Gonzalez Fernandez de Oviedo: Oviedo on Columbusby Gonzalez Fernandez de Oviedo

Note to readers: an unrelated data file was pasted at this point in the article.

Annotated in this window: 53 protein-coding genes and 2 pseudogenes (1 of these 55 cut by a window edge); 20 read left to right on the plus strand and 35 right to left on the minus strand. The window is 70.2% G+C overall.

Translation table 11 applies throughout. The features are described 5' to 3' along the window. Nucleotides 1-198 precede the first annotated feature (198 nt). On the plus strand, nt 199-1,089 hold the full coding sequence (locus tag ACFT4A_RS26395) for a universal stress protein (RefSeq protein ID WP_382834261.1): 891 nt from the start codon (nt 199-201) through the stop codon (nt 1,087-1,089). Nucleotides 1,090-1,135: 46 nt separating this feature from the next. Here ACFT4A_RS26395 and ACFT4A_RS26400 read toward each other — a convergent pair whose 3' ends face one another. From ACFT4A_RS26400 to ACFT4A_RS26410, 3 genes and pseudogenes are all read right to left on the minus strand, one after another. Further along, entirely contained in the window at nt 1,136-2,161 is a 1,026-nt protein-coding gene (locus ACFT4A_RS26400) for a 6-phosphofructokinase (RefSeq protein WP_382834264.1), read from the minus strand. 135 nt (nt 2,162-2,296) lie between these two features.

For Bartolome de Las Casas Columbus was the agent of God in a benign mission of evangelization but ended his career as a perpetrator of injustice against the indigenous peoples of the Antilles. A contrary image of Columbus as both the initiator of a new scientific era and agent of imperial expansion was first suggested by the author of the writings collected in this volume, Gonzalo Fernandez de Oviedo. Oviedo was a natural historian who Humboldt states was the first to attempt a systematic description of the flora and fauna f the Americas. But he was also a tireless champion of the Spanish conquest and occupation of the Americas. Oviedo's work is certainly, as Jesus Carrillo demonstrates, one of the earliest in which the objectives of science and empire are yoked together in a way which later became a feature of botanical, zoological and anthropological writing. The work comprises an introduction, text and modern English translation of parts of the following works: De la Natural Historia de las Indias, the Cahalogo Real e Imperial de Castilla, La Historia General y Natural de las Yndias, the Dialogo on Alonso de Cordoba and the Dialogo on Pedro Gonzalez de Mendoza, and from the Quinquagenas de los generosos e ilustres e non menos famosos reyes. Four maps, twelve plates and a detailed index are provided.
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